God Never Abandons Us
Today’s Gospel is the well-known story of the disciples in a boat battling against a stormy sea when JESUS suddenly comes walking towards them on the water and says, “Courage! It is I! Don’t be afraid.” The disciples are terrified and think they are seeing a ghost. But the ever-impulsive Peter takes the matter into his own hands and starts to walk out towards JESUS on the stormy waters, but then after a few steps he takes his eyes off JESUS and begins to sink. He cries out, “Lord, save me!” JESUS holds His hand out to Peter and says, “Man of little faith, why did you doubt?”
Now this Gospel story isn’t merely an event from the past. It continues to happen over and over again throughout history. And the point of it is that just because we have to endure trials it doesn’t mean we have been abandoned by God. This applies to the Church and to all of us as individuals. Trials and sufferings make us grow and they can make us stronger. So, when we have to endure trials, and we all have to at some point in our lives, it is good to ask ourselves, “What is God trying to say to me here? What can I learn from it?”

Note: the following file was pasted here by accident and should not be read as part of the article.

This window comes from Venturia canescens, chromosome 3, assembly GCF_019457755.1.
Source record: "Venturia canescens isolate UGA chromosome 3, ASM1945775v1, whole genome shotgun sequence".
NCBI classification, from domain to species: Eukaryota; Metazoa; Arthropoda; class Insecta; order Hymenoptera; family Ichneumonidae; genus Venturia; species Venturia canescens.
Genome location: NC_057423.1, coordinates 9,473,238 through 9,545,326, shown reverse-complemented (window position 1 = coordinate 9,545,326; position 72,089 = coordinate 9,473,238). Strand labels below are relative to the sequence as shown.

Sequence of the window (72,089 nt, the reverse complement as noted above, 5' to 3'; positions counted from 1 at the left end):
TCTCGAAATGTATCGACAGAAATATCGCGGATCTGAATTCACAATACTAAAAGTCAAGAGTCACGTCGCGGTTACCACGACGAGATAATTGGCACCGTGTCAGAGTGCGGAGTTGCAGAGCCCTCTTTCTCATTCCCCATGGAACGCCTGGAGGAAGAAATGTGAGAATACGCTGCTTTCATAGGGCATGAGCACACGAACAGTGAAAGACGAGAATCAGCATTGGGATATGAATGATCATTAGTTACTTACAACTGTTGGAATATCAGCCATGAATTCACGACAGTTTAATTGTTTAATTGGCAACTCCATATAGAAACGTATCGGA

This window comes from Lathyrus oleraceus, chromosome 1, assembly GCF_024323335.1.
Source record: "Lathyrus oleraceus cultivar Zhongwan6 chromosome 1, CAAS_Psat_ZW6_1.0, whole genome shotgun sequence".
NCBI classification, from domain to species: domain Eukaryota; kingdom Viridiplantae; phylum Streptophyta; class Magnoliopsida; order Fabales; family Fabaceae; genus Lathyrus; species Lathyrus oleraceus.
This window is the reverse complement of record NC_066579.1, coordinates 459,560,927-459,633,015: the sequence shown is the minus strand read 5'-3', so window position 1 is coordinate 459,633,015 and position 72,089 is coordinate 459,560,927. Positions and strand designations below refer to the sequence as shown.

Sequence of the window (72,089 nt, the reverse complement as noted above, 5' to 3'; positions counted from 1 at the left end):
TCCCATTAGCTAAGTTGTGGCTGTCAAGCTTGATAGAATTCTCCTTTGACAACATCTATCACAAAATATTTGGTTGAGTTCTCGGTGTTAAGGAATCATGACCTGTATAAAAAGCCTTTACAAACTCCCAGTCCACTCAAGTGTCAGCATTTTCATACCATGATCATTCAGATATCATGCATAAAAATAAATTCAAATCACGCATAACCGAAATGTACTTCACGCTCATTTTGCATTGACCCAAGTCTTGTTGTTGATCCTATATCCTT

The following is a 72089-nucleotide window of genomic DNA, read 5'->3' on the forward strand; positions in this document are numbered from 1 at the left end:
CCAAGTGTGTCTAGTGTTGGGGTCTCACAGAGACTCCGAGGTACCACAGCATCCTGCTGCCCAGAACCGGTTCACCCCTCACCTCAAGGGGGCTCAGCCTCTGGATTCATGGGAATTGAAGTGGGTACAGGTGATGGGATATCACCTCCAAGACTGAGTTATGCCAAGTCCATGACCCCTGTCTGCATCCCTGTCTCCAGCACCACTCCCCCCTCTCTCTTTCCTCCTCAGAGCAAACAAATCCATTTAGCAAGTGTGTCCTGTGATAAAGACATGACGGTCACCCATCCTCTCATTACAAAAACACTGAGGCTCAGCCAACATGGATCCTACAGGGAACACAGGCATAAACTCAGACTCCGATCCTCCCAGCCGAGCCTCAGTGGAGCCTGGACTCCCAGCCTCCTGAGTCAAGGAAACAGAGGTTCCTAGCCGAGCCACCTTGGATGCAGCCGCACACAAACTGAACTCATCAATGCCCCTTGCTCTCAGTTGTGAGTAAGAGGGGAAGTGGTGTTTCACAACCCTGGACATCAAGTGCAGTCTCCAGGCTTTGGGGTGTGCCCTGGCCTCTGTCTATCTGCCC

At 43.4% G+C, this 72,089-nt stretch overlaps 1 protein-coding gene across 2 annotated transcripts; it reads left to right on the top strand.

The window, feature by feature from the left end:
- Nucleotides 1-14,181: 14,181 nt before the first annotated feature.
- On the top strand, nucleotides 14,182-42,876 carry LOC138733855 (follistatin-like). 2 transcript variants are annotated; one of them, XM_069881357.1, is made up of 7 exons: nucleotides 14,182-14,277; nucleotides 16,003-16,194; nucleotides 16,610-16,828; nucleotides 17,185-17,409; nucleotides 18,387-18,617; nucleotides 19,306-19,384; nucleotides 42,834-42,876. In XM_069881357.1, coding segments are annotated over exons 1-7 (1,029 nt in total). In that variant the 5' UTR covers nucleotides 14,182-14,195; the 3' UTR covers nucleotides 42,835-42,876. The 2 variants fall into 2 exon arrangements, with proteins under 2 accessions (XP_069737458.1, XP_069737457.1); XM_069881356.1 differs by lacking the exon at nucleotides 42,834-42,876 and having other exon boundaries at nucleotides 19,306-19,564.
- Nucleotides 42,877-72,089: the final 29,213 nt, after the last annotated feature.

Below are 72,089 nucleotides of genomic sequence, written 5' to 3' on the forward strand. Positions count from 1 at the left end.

One of the things we can always learn from a trial is that we get through it by the grace of God and not by our own strength. Compare Peter in this Gospel to what he came to be later on. He went through a lot and by the time the Holy Spirit descended on the Apostles at Pentecost he was a different man. In the Gospel, Peter denies Our Lord three times, but then later on in the Acts of the Apostles he twice endured prison for preaching the Gospel. All the Apostles felt privileged to be able to suffer for JESUS. St Paul tells us in Second Corinthians, how he was beaten, stoned, shipwrecked, hungry, thirsty, cold and naked, all for the spread of the Gospel (2 Corinthians 11:24-28).
St John Vianney, also known as the Curé of Ars (1786-1859), whose feast we celebrated last week couldn’t pass his exams to become a priest. In the end, by much prayer, by God’s grace and a very helpful priest he did just enough to be ordained, but even then he was ordained more for his holiness and virtue than for any qualifications. John became one of the greatest Confessors in the history of the Church, and he is now Patron Saint of Parish Priests!
So when we have to go through a trial let us abandon ourselves to JESUS as the saints did. Let us learn to trust Him now in these difficult times and allow His grace to work on us so as we become the human beings He intends us to be.
Fr Paul Gillham, IC